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    ABSTRACT: The recent introduction of adjustment measures in the Spanish context by means of the Royal Decree-law 16/2012 (RDL 16/2012), which limits access to health care for undocumented migrants, raises the question about the state of the matter in different European Union member states. Narrative review of comparative studies published between 2009 and 2012 that analyzes the right to health care for undocumented migrants in the European context. The review shows a high degree of variability regarding health care entitlements of undocumented migrants in different European countries, a frequent legal restriction of access to health care, as well as barriers in the effective access to health care. The studies coincide in recommending access at all health care levels, regardless of the administrative status of the person seeking treatment. The analysis of the impact of the current economic crisis on access and quality of the health care directed to undocumented migrants, as well as the knowledge of the migrants' perspective are identified as future research areas. Compared with other European countries, the introduction of the measures established in the RDL 16/2012 modifies the place of the Spanish Public Health Care System from being situated in the group of countries that permit undocumented migrants access to all health care levels, towards the category of highest restriction.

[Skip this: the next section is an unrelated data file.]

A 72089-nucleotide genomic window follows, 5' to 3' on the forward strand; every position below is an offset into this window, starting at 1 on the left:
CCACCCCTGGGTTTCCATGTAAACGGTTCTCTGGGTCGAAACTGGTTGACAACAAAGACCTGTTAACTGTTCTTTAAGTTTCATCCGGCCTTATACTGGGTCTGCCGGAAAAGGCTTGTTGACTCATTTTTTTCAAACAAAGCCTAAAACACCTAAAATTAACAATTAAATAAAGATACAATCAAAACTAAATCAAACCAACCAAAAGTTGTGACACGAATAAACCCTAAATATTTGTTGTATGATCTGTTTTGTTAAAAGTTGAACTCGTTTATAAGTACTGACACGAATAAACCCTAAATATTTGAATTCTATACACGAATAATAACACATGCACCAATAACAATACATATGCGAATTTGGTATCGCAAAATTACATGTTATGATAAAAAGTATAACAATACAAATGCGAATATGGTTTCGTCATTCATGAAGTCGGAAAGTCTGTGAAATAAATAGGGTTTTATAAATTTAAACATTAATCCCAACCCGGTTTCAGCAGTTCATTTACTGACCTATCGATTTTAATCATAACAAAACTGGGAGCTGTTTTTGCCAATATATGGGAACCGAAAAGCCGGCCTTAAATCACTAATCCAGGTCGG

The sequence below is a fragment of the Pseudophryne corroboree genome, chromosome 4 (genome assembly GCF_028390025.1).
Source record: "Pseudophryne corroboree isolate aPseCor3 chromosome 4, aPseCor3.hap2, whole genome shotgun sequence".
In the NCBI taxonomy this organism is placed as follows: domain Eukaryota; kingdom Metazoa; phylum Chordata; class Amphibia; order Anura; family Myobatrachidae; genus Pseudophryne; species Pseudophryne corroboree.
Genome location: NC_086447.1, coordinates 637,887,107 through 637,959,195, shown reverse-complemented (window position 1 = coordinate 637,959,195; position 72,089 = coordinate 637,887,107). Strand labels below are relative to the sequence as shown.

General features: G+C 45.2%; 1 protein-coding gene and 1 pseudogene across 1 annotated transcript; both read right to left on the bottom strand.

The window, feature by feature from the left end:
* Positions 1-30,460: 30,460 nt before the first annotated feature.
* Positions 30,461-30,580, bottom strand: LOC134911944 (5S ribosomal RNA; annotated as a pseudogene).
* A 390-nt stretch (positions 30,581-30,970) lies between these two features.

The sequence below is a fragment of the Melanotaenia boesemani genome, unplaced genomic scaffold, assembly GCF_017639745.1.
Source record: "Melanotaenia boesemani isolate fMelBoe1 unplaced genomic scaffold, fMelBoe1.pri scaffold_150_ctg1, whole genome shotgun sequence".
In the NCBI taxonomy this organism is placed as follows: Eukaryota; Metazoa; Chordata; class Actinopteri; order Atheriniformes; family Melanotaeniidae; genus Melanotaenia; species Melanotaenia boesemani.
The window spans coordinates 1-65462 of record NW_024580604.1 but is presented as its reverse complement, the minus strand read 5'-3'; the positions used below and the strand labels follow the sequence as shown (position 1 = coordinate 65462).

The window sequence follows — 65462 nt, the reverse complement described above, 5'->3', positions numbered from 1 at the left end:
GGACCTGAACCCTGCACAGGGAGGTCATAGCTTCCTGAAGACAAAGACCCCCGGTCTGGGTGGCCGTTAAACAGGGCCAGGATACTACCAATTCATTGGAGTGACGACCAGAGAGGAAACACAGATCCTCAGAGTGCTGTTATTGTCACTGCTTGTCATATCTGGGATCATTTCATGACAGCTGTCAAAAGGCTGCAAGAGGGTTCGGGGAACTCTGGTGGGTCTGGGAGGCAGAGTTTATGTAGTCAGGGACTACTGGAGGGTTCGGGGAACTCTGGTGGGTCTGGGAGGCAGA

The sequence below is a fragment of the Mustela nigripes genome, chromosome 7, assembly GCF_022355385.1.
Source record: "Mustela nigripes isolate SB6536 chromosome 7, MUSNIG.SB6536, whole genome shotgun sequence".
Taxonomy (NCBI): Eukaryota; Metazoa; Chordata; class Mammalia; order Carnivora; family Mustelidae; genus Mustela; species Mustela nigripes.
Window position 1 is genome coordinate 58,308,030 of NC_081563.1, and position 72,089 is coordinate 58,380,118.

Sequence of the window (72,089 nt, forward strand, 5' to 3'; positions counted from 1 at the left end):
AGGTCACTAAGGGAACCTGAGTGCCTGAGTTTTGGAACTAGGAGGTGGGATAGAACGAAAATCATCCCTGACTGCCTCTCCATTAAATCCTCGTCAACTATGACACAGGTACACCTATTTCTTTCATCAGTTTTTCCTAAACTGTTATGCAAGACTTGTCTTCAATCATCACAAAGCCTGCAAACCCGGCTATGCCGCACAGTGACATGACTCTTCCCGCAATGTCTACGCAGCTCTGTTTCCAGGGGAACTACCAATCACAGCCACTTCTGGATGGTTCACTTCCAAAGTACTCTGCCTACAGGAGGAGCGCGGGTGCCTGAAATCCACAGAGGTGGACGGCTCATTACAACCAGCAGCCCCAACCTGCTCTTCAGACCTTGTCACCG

The European Journal of Public Health 04/2014;
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    ABSTRACT: A number of health outcomes were affected by previous financial crises, e.g. suicides, homicides and transport accident mortality. Aim of this study was to analyse the effects of the current financial crisis on selected health outcomes at population level in Europe. A mixed approach of ecologic and time trend design was applied, including correlation analysis. For eight countries, data on the economic situation (unemployment rate and economic growth) and health indicators (overall mortality, suicide and transport accident mortality) was drawn from EUROSTAT database for 2000-10. Spearman's rank correlation was applied to analyse the influence of social protection on the association between exposure and outcome variables. The financial crisis had no visible effect on overall mortality in any of the eight countries until 2010. Transport accident mortality decreased in all eight countries, in the range of 18% in Portugal to 52% in Slovenia. In contrast, suicide mortality increased in Germany (+5.3%), Portugal (+5.2%), Czech Republic (+7.6%), Slovakia (+22.7%) and Poland (+19.3%). The effect of unemployment on suicide is higher in countries with lower social spending (Spearman's r = -0.83). Discussion: Clear cause-effect relations could not be established owing to the ecological study design and issues concerning data availability. However, there are clear changes in suicide and transport accident mortality after onset of the crisis, and findings are consistent with previous work. As part of this work, a comprehensive framework was developed, which can be applied to analyse health effects of financial crises in more detail.
    The European Journal of Public Health 04/2014;